Lunar New Year contingency plans for Macao after Wuhan pneumonia outbreak

A meeting of the Inter-departmental Taskforce on Pneumonia of Unknown Cause.

The Government has contingency plans in place – regarding provision of local medical services and work on epidemic prevention – in light of the large flow of visitors to the city expected over the Lunar New Year holidays.

The Government is strictly complying with guidelines from the World Health Organization (WHO) in relation to preventive measures locally, following the outbreak of viral pneumonia in Wuhan, Hebei Province. Macao will provide updates to the public – in a timely manner – regarding its strategies for the prevention, or if necessary the control, of the spread of the coronavirus that has been newly-identified in follow-up work as a result of the Wuhan outbreak.

On Wednesday (16 January) Macao’s Inter-departmental Taskforce on Pneumonia of Unknown Cause held a meeting to review the city’s disease-control preparations for the Lunar New Year holidays.

Response measures discussed there included: issuance of guidelines for mainland students and workers that are currently based in Macao; organisation of explanatory and promotional seminars for social service institutions, schools and associations; enhancement of temperature-monitoring screening at maritime terminals and land-based checkpoints; the close monitoring of the local stocks of protective face masks; continuing provision of technical support for casinos for installation of temperature-monitoring facilities; and the strengthening of disease prevention and control measures during large-scale public events.

Additionally on Wednesday, the Government held a press conference to provide information on the latest scientific findings regarding the Wuhan pneumonia outbreak. An SAR Government team had been to Wuhan to learn more about the latest developments there.

The Director of the Centre for Disease Control and Prevention, Mr Lam Chong, one of those that went to Wuhan, said experts there had provided detail on the development of the viral outbreak; measures to control the spread of the virus; and appropriate treatment for infected patients.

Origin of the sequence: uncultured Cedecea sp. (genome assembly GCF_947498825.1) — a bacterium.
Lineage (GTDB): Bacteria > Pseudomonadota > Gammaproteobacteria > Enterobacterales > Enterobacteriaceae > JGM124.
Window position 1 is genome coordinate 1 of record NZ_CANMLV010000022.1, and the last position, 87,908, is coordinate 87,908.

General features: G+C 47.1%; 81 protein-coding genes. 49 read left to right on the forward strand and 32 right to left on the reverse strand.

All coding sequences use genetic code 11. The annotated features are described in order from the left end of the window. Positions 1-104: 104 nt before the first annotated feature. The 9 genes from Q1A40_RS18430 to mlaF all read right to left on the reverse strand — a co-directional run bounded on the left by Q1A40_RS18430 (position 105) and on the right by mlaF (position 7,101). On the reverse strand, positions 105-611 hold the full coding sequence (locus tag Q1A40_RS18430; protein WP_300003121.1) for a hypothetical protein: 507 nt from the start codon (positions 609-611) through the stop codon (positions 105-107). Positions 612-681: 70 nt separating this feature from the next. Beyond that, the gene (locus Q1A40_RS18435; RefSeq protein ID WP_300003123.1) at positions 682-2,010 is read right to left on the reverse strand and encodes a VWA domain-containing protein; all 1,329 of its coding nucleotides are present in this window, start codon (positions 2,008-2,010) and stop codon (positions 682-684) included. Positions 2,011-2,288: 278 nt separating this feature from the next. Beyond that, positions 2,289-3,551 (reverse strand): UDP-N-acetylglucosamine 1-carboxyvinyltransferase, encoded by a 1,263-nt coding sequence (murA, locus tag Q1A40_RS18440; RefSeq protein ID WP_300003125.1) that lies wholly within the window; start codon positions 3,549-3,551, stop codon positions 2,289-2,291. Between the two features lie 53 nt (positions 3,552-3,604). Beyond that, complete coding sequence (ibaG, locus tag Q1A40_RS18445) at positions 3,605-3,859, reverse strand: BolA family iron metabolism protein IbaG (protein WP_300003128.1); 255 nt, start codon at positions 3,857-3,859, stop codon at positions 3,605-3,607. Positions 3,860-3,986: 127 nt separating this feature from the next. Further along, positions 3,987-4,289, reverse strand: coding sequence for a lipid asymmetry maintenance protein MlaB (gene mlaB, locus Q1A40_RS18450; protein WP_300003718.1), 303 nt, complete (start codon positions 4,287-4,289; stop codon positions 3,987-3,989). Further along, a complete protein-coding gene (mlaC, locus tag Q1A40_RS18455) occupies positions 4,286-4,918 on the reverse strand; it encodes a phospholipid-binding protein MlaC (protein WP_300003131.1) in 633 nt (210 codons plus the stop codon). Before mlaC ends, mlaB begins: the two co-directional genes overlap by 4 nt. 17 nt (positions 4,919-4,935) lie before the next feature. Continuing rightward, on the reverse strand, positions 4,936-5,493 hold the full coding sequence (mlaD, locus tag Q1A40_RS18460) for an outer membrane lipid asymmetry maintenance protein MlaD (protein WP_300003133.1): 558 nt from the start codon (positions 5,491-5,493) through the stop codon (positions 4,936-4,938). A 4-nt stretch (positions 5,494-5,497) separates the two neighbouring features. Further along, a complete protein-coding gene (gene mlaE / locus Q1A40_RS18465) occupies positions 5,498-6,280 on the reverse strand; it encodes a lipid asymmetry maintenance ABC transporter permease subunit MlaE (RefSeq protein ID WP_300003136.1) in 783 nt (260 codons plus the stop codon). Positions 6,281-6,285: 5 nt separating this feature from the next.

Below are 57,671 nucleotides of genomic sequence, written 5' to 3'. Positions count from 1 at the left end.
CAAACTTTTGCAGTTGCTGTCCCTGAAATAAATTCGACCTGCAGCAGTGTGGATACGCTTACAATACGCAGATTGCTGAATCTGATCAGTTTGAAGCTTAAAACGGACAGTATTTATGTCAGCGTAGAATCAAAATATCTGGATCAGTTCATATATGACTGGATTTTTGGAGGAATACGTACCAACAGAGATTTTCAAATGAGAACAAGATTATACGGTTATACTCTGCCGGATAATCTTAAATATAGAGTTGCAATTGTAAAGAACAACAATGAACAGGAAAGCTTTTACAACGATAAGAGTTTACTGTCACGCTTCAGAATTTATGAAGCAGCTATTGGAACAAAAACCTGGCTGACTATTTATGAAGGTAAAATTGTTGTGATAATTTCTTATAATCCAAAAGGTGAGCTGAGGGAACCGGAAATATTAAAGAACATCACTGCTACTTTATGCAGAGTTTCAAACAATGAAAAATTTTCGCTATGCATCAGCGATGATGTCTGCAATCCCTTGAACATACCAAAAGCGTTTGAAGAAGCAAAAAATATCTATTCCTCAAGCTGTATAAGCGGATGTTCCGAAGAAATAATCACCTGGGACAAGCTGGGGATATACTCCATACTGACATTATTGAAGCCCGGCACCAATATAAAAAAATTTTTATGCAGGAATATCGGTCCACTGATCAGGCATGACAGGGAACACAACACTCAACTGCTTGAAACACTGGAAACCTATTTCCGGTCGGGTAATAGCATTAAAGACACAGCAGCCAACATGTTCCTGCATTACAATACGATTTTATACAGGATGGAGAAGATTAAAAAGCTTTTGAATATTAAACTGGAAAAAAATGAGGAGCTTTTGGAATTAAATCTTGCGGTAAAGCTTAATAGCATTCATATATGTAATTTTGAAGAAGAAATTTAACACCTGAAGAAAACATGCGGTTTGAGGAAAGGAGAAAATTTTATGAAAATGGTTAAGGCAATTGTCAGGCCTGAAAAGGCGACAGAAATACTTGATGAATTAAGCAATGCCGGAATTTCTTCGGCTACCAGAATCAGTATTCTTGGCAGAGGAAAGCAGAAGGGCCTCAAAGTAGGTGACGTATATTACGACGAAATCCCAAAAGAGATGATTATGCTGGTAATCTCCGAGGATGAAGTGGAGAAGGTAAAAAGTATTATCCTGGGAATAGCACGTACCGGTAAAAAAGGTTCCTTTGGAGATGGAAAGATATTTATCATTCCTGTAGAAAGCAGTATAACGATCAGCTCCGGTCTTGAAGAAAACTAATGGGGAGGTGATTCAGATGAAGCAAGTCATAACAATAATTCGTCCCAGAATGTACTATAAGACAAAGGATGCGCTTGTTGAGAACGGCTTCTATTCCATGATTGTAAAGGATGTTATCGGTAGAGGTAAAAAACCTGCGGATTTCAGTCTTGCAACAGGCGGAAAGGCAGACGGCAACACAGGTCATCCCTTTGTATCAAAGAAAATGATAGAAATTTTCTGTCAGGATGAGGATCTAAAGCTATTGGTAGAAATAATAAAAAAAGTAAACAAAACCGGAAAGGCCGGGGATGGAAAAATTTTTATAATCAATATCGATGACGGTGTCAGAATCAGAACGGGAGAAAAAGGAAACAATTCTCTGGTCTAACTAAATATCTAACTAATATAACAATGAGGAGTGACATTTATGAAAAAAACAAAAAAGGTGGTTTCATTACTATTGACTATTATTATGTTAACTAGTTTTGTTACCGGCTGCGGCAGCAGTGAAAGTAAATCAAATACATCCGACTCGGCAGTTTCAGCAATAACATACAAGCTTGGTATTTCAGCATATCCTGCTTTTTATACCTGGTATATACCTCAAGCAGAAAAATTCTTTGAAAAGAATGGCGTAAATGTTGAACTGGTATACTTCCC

As of 13 January, there was a total of 41 people recorded in Wuhan as having contracted illness caused by the newly-identified coronavirus. There had been one death, six people were in a critical condition and seven had been released from hospital. The patients mostly had fever and cough in the early stage, with a few suffering from breathing difficulties. The patients most seriously affected were mostly older people or those with pre-existing illness.

Currently, further pathogenic and epidemiological investigations were ongoing. The national public health authorities had conducted environmental assessments at the Wuhan wholesale food market where some of those infected had been working. No samples from animal products sold there had been found to contain the identified coronavirus, said Mr Lam.

The WHO had previously mentioned that there appeared to be only ‘limited’ potential for human-to-human transmission of the coronavirus. Mr Lam stated that in other situations where there appeared to have been animal-to-human transmission of a virus – such as H5N1 avian flu – there had also been limited but extremely low potential for human-to-human transmission.

During the period from 5pm on 14 January to 5pm on 15 January, the Health Bureau received notice of a case involving a 4-year-old boy visiting from Wuhan, complaining of fever and respiratory problems. It was confirmed that he had type A influenza related to seasonal factors.

Since 1 January, the Government had been informed by local medical institutions about a total of 13 illness cases, each involving a patient with fever and respiratory problems, and that had been in Wuhan in the previous 14 days. Tests had shown none of the 13 patients had the Wuhan pneumonia virus.

Macao has sufficient reserve stocks regarding medical supplies such as masks, hazmat (hazardous materials) suits, and disinfection agents. There are also adequate facilities for keeping in isolation anyone thought to have been infected by that virus, and for treating them if necessary.

The Health Bureau’s Public Health Laboratory already has diagnostic tests that can detect if a patient has been infected with the pathogen identified in the Wuhan outbreak. If any coronavirus previously-unreported in Macao were detected in a patient being treated in Macao, its genetic sequence would be compared with the genetic map of the newly-identified Wuhan coronavirus in order either to rule in or rule out a link to the Wuhan outbreak and so diagnose a cause of an illness occurring in Macao.

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